google-tag-manager-conversion-tagging

Learn Google Conversion Tagging in 5 Minutes or Less

Google Tag Manager is the best friend of many people who don’t know the finer points of the digital landscape. Perhaps you own your own business, manage more than just a client’s digital offerings, or run a blog that you want to perform better. Perhaps you’re just starting off in the digital realm, and tagging is something you will inevitably have to know, but you don’t know where to begin.

Unfortunately, Google Tag Manager is not perfect, and in many cases, the best-practice implementation of tags might require one to have prior knowledge of the data layer, Javascript, Jquery, and Ajax plug-ins. There is no need to be intimidated, however; there are two tag implementations that anyone with basic computer skills can apply to most common interactions on a website as to create Analytics conversions. By reading this quick tutorial on {{Click URL}} and Page Destination goals, you can gain an immense amount of utility for almost no learning effort.

Google Tag Manager {{Click URL}} Conversion Goals

The ‘{{Click URL}}’ variable is probably the most useful aspect of Tag Manager. With it, you can tag video views, file downloads, button clicks, link clicks, and even some form submissions! After all, most conversions are initiated by something the user clicks, and whether that click is to start a video, submit a form, or follow a link, these actions are usually coded the same way, by embedding a hyperlink in the source code with “a href=.” Because this is such a common element, a sizeable portion of the important conversions you will track are triggered by the ‘{{Click URL}}’ variable in Google Tag Manager.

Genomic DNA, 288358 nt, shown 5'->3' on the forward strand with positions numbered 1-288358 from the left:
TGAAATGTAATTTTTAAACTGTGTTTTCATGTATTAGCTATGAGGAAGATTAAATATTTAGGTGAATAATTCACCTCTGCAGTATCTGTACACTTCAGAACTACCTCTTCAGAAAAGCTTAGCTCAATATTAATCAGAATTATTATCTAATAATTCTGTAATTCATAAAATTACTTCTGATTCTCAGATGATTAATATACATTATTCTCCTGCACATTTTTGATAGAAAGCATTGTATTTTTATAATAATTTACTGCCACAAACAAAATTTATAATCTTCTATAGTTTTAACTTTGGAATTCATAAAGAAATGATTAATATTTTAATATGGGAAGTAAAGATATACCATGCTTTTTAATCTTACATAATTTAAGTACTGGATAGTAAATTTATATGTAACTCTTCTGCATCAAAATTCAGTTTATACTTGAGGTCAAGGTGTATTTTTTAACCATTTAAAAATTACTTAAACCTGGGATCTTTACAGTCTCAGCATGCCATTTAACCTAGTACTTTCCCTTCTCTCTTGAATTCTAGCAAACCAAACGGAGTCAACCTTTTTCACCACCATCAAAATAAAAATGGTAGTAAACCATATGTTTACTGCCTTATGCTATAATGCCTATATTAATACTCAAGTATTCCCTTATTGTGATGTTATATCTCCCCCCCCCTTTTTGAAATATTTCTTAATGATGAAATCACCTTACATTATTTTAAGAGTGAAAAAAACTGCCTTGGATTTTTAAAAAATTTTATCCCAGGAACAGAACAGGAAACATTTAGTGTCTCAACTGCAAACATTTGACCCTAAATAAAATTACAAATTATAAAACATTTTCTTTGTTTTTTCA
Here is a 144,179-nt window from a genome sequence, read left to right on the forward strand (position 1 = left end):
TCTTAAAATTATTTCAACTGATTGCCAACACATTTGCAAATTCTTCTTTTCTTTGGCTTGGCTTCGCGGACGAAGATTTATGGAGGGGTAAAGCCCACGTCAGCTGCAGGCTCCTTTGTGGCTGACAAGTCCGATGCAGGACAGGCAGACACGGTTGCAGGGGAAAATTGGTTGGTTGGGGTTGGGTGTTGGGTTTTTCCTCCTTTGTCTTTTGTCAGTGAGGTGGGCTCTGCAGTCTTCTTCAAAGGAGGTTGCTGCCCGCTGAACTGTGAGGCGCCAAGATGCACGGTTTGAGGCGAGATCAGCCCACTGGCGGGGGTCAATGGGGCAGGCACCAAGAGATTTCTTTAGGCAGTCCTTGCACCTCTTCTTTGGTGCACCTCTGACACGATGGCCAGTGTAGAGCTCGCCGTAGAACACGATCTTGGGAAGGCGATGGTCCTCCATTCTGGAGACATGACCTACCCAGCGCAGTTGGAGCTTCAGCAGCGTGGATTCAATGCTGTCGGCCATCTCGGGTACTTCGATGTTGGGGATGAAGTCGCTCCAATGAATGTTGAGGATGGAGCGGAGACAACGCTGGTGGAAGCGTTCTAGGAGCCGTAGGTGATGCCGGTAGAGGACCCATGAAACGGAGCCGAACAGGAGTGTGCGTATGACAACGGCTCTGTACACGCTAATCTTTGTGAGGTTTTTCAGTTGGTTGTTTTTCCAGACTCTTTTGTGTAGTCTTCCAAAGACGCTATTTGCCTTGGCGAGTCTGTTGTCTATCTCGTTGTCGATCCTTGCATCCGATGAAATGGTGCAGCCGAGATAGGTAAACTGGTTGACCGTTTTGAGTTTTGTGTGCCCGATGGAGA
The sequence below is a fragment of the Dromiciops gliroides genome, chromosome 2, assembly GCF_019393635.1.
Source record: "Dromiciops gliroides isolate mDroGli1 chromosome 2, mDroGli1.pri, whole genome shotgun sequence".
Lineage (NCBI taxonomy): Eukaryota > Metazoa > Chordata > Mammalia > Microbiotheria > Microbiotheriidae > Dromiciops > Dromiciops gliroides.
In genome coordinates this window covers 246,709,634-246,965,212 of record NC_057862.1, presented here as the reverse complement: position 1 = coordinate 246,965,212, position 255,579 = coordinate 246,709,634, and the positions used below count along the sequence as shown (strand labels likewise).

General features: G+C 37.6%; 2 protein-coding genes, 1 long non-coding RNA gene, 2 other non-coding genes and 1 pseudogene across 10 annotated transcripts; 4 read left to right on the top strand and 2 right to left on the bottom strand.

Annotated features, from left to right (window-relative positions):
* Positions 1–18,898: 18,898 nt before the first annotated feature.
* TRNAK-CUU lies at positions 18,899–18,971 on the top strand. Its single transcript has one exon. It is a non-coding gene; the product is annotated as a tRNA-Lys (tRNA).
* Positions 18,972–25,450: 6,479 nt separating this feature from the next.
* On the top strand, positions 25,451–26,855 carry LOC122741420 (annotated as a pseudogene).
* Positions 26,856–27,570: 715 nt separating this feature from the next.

Before proceeding, it is important that you know how to inspect elements of a web page to see the underlying code. This is a lot simpler than it sounds, since all you are looking for is a spot that a user is responsible for clicking on in order to complete an interaction. For our discussion, the code element you should be looking for is “a href=” or simply “a=.” This is the HTML name for a hyperlink, and is the element that is most often responsible for completing common user interactions like a hitting a ‘Submit’ or ‘Buy’ button. Buttons, video plays, and file downloads will usually be linked to a certain, unique URL that, when clicked, completes the interaction either on a new page, or the same one.

To find the information you need to make a tag with the Inspect tool, all you need to do is right click on the location where the conversion is carried out and hit “Inspect.” Since most conversions are the result of somebody hitting a button like “Submit,” or “Sign Up,” or even the play button on an embedded video, you will only ever have to look for the “a href=” for the element that they click when they click in order to complete the interaction.

So let’s dive in!

Step 1: Open Tag Manager and enter the view of the property you want to tag

Step 2: Click “Variables->configure->enable ‘Click URL’ under ‘Clicks’

Enable Click URL Variable Google Tag ManagerStep 3: Click “Triggers->New->select “Just Links”

Step 4: Select “Some Link Clicks”

Click URL Trigger Setup with Google Tag ManagerStep 5: Click the dropdown titled “Fire this trigger when…” and select Click URL, and next to it, select “Equals”

Step 6: Go to the conversion you want to track and inspect the submit button, play button, sign-up button, download link, depending on the                                                circumstances.